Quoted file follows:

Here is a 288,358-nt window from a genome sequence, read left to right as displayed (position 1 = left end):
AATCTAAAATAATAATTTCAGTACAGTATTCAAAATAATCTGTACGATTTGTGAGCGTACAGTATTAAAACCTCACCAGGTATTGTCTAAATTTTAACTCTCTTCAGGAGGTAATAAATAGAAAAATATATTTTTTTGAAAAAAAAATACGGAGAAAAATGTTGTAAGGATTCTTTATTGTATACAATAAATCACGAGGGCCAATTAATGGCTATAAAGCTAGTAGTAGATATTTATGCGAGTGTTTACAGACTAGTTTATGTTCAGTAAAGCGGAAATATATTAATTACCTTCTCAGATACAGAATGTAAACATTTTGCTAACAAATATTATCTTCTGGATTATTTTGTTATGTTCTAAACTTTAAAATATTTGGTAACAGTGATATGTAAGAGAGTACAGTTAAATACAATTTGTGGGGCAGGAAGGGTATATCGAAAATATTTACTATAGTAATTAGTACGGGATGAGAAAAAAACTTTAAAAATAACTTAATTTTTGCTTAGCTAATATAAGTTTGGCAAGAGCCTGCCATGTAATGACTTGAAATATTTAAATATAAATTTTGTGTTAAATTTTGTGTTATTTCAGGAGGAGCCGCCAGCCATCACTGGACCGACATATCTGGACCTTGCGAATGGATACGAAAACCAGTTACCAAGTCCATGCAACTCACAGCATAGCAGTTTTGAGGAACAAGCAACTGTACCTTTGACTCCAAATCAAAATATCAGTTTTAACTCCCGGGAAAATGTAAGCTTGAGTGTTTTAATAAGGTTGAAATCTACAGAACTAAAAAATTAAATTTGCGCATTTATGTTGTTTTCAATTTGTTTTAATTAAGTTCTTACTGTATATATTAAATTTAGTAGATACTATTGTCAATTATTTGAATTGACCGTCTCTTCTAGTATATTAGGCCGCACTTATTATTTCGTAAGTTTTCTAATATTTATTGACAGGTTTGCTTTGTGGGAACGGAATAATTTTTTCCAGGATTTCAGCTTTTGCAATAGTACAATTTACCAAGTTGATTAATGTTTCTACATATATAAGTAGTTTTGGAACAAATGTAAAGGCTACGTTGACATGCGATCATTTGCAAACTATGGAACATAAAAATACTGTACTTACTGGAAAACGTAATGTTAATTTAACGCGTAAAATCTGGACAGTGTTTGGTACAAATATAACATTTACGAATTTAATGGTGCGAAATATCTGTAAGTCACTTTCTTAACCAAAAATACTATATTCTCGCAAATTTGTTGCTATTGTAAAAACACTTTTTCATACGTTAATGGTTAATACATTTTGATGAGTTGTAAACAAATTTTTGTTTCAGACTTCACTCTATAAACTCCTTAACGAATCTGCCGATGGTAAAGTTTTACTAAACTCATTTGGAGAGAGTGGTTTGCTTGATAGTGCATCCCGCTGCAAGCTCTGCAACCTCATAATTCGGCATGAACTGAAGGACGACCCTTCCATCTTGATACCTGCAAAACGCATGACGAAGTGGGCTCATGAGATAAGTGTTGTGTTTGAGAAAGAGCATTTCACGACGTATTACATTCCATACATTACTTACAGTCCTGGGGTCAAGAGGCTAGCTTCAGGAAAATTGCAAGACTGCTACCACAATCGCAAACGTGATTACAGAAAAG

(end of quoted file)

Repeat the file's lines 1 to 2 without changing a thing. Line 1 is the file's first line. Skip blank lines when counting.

Here is a 288,358-nt window from a genome sequence, read left to right as displayed (position 1 = left end):
AATCTAAAATAATAATTTCAGTACAGTATTCAAAATAATCTGTACGATTTGTGAGCGTACAGTATTAAAACCTCACCAGGTATTGTCTAAATTTTAACTCTCTTCAGGAGGTAATAAATAGAAAAATATATTTTTTTGAAAAAAAAATACGGAGAAAAATGTTGTAAGGATTCTTTATTGTATACAATAAATCACGAGGGCCAATTAATGGCTATAAAGCTAGTAGTAGATATTTATGCGAGTGTTTACAGACTAGTTTATGTTCAGTAAAGCGGAAATATATTAATTACCTTCTCAGATACAGAATGTAAACATTTTGCTAACAAATATTATCTTCTGGATTATTTTGTTATGTTCTAAACTTTAAAATATTTGGTAACAGTGATATGTAAGAGAGTACAGTTAAATACAATTTGTGGGGCAGGAAGGGTATATCGAAAATATTTACTATAGTAATTAGTACGGGATGAGAAAAAAACTTTAAAAATAACTTAATTTTTGCTTAGCTAATATAAGTTTGGCAAGAGCCTGCCATGTAATGACTTGAAATATTTAAATATAAATTTTGTGTTAAATTTTGTGTTATTTCAGGAGGAGCCGCCAGCCATCACTGGACCGACATATCTGGACCTTGCGAATGGATACGAAAACCAGTTACCAAGTCCATGCAACTCACAGCATAGCAGTTTTGAGGAACAAGCAACTGTACCTTTGACTCCAAATCAAAATATCAGTTTTAACTCCCGGGAAAATGTAAGCTTGAGTGTTTTAATAAGGTTGAAATCTACAGAACTAAAAAATTAAATTTGCGCATTTATGTTGTTTTCAATTTGTTTTAATTAAGTTCTTACTGTATATATTAAATTTAGTAGATACTATTGTCAATTATTTGAATTGACCGTCTCTTCTAGTATATTAGGCCGCACTTATTATTTCGTAAGTTTTCTAATATTTATTGACAGGTTTGCTTTGTGGGAACGGAATAATTTTTTCCAGGATTTCAGCTTTTGCAATAGTACAATTTACCAAGTTGATTAATGTTTCTACATATATAAGTAGTTTTGGAACAAATGTAAAGGCTACGTTGACATGCGATCATTTGCAAACTATGGAACATAAAAATACTGTACTTACTGGAAAACGTAATGTTAATTTAACGCGTAAAATCTGGACAGTGTTTGGTACAAATATAACATTTACGAATTTAATGGTGCGAAATATCTGTAAGTCACTTTCTTAACCAAAAATACTATATTCTCGCAAATTTGTTGCTATTGTAAAAACACTTTTTCATACGTTAATGGTTAATACATTTTGATGAGTTGTAAACAAATTTTTGTTTCAGACTTCACTCTATAAACTCCTTAACGAATCTGCCGATGGTAAAGTTTTACTAAACTCATTTGGAGAGAGTGGTTTGCTTGATAGTGCATCCCGCTGCAAGCTCTGCAACCTCATAATTCGGCATGAACTGAAGGACGACCCTTCCATCTTGATACCTGCAAAACGCATGACGAAGTGGGCTCATGAGATAAGTGTTGTGTTTGAGAAAGAGCATTTCACGACGTATTACATTCCATACATTACTTACAGTCCTGGGGTCAAGAGGCTAGCTTCAGGAAAATTGCAAGACTGCTACCACAATCGCAAACGTGATTACAGAAAAG